Students hone job hunting skills for Meet the Pros

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Counselor David Turcotte and SFP Program Specialist Ngan Mork engaged students in workshops to prepare them for an upcoming event, Meet the Pros, this Thursday in the Great Hall from noon to 3 p.m.  

There was a total of four workshops, two sets focusing on a specific topic. Each set of workshops was held on different days, times, and locations to allow students the opportunity to attend. On Tuesday Sept. 13 and Thursday Sept. 15, the first set of workshops highlighted the importance of personality.

“There is a really strong need for students to understand their personality types as they develop into their careers, workforce, and to their education,” Turcotte said.  “There are so many things that can be recognized by knowing your personality and knowing the different types.”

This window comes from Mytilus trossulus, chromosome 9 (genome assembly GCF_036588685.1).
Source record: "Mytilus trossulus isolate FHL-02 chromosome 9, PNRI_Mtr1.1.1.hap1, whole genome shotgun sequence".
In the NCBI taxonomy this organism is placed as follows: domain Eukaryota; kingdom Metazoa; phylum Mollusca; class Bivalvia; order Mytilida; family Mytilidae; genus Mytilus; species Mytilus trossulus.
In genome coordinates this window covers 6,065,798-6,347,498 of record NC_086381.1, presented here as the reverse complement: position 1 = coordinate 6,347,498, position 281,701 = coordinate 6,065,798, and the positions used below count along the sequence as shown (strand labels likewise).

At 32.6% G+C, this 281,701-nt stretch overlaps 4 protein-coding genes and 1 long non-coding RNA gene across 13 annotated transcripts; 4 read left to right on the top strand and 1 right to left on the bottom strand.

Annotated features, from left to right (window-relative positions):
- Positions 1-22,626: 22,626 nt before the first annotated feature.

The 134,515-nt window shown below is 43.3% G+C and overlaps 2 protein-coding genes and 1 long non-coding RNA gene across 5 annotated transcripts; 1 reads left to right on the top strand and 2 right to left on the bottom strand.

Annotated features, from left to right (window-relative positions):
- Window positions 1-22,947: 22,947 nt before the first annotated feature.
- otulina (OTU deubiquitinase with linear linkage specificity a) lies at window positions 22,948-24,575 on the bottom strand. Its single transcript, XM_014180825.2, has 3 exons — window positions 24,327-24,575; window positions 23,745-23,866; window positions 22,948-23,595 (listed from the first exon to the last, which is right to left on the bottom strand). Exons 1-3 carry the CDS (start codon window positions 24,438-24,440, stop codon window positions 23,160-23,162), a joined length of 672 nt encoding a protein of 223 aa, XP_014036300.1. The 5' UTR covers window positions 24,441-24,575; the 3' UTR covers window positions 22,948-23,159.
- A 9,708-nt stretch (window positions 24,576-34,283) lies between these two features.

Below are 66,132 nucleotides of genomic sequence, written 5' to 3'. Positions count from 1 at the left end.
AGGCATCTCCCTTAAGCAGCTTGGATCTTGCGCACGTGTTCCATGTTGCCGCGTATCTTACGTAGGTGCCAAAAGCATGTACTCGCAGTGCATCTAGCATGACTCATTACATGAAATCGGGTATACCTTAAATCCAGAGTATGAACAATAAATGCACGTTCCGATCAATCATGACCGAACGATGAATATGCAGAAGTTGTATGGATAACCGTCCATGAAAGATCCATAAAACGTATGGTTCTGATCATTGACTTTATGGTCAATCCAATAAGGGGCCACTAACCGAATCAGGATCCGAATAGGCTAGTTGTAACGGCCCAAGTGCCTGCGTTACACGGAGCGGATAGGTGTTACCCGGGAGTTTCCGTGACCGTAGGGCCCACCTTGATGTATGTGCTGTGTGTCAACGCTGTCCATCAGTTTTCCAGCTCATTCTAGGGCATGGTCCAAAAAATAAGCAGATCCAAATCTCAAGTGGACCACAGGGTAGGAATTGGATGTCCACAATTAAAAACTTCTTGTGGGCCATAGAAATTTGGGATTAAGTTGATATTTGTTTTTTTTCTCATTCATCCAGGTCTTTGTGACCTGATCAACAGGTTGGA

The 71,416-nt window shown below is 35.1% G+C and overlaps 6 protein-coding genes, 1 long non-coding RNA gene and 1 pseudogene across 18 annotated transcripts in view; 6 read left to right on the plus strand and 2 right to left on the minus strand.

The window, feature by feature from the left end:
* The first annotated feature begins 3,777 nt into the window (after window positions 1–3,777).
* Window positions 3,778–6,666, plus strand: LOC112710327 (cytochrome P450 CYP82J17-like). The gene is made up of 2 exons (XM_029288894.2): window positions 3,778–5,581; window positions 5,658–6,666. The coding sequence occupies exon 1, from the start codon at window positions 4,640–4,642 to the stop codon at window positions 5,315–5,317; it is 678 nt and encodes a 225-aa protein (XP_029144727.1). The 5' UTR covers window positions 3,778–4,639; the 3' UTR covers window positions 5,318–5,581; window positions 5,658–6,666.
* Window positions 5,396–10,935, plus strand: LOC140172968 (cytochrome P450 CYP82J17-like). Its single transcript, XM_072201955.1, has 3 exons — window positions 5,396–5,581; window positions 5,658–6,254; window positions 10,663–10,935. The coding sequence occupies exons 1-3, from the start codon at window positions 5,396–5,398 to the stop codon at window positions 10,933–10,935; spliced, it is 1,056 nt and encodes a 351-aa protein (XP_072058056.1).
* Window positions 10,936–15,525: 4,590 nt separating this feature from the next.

The personality workshop is designed to help students learn more about themselves and clear a path among all the different career choices.  Students who attend the workshop were able to gain a better understanding of their strengths and weaknesses.

According to Turcotte, students are also looking forward to attend the interview and resumé workshop to revamp their interview skills and learn some new techniques to ride along California’s ever-growing economy.

The second set of workshops, scheduled for Monday Sept. 19 and Tuesday Sept. 20, focused on personal confidence and interview techniques.

“I think it was great, a lot of information,” political science major Efren Lopez said.   “It’s a lot of detail onto your resume.  When I was looking at my resume and I was hearing what he was saying, I kind of got some things wrong (on my resume).”

These workshops were meant to help students sharpen their skills for them to gain the confidence to tackle the Meet the Pros event where industry partners will be present.

Mork explained that these events were created to supplement the technical skills taught in classrooms. He wanted to give students the opportunity to hear from industry partners so that they could know what it takes to make it in that field or industry.

“They just come about. I think we were just looking for an opportunity of getting the industry out here,” Mork said.  “Our students could network with them. It’s a whole perspective that a normal classroom setting can’t offer.”